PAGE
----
You may not run for various reasons. Maybe because you’d rather sprint than go long distance, or even because it is very difficult to gain muscle when doing so much cardio. And beyond that, people are concerned with looking silly or out of shape while running.

Check out that form!

Check out that form!

These are common and understandable reasons not to run.

To address the first concern of you’d rather sprint than run long distance. Sprints and suicides are popular and extremely beneficial ways to run; running 400m as fast as you can and feeling fast is an awesome sensation. It was always great as kid to be considered the fastest, not the one who could run for an hour and not be out of breath. No one ever cared about stuff like that. But now, being able to compete in a 5K or go for a jog with your neighbor is a great goal. It can seem daunting to say, “I’m going to run 6 miles.” Running is a mental game, so instead tell yourself, “I’m going to run 3 miles.” If you run 3 miles in one direction, you have no choice but to run 3 miles back home, and next thing you know you’ve completed 6 miles. Generally, you can do more than you think you can.

The other issue is for those who are trying to gain muscle. It has been proven that the more chronic cardio you do, the less muscle you are able to maintain or build. As you perform extended cardio, your body begins to break down its fat, and you commonly lose weight overtime. However, when you have little fat to lose and have don’t have a high enough calorie intake, your body will begin to break down its muscle. It is common to see long-distance runners who are very lean, and less muscular than sprinters, because they are not concerned with keeping on too much muscle. Running for 2 hours burns about 1000 or more calories, and just 30 minutes depending on weight and speed can burn about 300 calories. However, those trying to gain muscle typically still do some form of cardio 2-3 times a week. Why not run? Running is perfect because it doesn’t matter where you are in the world, you can always run. No equipment necessary, and as long as you up your calorie intake that day, you shouldn’t have an issue with muscle gain. One of my friends lifts weights everyday, and has built a lot of muscle over the course of the last couple of semesters. However, he runs 2-3 times a week, for about 30 minutes, and he hasn’t had any issues with muscle loss.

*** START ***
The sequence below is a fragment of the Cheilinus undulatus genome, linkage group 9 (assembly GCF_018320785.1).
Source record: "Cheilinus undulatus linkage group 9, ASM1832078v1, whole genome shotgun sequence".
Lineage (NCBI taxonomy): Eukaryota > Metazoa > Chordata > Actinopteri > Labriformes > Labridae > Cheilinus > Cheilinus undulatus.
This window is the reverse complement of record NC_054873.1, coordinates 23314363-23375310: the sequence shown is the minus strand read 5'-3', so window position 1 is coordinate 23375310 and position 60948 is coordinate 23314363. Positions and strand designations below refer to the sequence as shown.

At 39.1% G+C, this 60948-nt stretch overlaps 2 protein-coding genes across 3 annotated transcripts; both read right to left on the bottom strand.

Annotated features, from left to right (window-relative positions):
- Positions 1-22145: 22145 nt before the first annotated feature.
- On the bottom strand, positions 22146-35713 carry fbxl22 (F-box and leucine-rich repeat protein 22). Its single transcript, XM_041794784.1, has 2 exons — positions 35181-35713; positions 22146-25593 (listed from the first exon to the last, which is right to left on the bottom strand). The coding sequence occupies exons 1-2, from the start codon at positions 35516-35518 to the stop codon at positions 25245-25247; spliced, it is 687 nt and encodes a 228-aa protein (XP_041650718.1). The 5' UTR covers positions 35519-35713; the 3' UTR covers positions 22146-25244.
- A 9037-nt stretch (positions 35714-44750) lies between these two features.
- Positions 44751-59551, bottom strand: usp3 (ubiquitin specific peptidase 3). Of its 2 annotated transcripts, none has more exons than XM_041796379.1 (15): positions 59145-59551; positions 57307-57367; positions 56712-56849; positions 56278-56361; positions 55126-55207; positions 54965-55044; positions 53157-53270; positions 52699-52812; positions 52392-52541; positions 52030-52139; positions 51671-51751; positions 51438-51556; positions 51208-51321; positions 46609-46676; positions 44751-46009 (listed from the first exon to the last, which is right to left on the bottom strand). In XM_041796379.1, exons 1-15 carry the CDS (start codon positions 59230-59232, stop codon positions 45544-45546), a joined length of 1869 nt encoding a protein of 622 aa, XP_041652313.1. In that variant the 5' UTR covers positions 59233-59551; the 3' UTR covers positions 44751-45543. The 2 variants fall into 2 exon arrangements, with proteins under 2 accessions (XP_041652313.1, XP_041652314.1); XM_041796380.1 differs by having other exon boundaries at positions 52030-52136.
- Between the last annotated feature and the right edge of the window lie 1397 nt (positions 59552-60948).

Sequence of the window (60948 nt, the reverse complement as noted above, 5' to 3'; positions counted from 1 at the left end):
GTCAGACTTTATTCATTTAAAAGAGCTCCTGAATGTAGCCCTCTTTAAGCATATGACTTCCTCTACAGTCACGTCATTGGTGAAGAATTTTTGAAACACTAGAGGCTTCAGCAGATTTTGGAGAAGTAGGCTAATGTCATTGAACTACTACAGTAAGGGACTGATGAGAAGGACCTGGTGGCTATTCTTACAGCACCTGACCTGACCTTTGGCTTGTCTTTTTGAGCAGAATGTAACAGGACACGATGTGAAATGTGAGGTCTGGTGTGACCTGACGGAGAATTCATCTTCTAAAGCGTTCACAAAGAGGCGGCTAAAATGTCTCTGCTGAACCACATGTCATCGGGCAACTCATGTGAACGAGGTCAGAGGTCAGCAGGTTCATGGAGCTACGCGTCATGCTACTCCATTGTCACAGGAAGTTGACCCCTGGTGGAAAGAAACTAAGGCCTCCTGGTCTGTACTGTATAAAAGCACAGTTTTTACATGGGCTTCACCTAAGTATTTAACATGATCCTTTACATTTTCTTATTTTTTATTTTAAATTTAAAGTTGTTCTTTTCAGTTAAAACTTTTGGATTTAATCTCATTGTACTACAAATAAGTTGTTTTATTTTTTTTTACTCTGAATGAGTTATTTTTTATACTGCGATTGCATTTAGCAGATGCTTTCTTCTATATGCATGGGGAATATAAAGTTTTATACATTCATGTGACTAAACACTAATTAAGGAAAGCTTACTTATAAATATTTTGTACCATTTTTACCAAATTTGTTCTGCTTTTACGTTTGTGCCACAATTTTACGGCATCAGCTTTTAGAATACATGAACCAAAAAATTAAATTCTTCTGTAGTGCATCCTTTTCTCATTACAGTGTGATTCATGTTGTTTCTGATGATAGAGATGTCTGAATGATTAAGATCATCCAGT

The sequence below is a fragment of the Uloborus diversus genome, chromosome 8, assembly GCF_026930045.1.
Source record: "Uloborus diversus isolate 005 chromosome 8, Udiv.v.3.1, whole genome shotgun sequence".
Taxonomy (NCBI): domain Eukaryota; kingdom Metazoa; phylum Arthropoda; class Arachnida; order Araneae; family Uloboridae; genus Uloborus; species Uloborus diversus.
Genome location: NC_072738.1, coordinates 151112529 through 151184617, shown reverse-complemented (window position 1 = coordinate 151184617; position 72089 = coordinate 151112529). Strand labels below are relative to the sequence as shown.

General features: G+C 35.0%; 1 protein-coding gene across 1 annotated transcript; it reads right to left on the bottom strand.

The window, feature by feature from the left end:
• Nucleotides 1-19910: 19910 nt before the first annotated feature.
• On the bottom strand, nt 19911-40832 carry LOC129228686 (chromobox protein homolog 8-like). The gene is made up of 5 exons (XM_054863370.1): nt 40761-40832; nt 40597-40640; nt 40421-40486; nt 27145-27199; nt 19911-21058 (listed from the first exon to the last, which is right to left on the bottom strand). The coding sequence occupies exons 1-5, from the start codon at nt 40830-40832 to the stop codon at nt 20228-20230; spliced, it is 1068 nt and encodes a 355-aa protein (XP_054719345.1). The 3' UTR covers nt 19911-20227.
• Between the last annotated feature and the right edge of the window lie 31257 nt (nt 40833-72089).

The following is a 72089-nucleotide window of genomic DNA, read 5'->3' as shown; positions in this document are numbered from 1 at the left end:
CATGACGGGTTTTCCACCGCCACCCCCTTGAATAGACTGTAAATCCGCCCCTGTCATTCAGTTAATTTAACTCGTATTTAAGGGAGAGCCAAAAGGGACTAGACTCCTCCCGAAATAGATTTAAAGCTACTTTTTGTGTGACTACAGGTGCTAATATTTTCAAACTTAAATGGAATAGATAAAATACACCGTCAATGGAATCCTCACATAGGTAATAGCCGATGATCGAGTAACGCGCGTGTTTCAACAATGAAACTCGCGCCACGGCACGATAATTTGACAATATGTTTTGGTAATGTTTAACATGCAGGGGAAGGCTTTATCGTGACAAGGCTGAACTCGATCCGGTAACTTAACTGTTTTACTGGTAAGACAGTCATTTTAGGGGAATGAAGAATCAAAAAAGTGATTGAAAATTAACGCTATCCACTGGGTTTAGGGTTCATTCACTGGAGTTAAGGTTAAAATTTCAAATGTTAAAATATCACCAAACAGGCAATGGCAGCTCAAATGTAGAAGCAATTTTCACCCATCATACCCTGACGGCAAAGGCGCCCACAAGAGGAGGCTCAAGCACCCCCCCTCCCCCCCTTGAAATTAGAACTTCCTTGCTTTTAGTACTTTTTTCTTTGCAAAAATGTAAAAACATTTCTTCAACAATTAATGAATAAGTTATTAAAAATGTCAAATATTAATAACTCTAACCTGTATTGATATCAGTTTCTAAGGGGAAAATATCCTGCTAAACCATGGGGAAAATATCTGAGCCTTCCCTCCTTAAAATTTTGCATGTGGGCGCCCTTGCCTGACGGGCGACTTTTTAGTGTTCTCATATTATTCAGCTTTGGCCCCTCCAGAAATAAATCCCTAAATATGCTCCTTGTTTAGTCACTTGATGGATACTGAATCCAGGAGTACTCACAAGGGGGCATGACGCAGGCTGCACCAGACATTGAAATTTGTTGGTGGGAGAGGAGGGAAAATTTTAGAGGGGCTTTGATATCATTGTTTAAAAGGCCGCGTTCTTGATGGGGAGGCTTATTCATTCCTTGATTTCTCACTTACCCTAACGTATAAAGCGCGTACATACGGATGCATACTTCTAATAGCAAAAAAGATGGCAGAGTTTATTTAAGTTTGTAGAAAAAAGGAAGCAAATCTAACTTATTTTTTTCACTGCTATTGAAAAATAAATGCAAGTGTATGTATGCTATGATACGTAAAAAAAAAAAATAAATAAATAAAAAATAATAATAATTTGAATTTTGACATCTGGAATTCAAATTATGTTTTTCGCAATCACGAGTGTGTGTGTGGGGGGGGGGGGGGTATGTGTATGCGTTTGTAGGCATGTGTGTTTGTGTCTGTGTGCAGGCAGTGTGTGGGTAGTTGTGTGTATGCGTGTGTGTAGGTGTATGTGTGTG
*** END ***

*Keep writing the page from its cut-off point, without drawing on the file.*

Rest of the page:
The last reason you may not run is for fear of looking silly and inexperienced while running. Like any sport or exercise, it takes time and patience. You can’t expect to put on running shoes and run for 4 miles and feel great. It takes a lot of time. I used to not be able to run for a mile without being out of breath, but as I began to build up my base I was able to increase beyond that. I used to look so silly running. I was constantly out of breath, panting, sore, and drooling because I was too tired to swallow my spit. People would say stuff to me, and I became embarrassed so I switched to a treadmill where no one could see me. That’s okay! Start running in a place you are comfortable, and you can go your own pace. However, as you are able to increase mileage and speed, try stepping outdoors for a few runs. Don’t expect to be able to run 4 miles at an 8 minute pace because you were able to do it on a treadmill. Outside, you have to propel yourself forward; the road doesn’t do it for you. And don’t feel discouraged by other runners passing you or who look like they are barely trying. They all started where you are.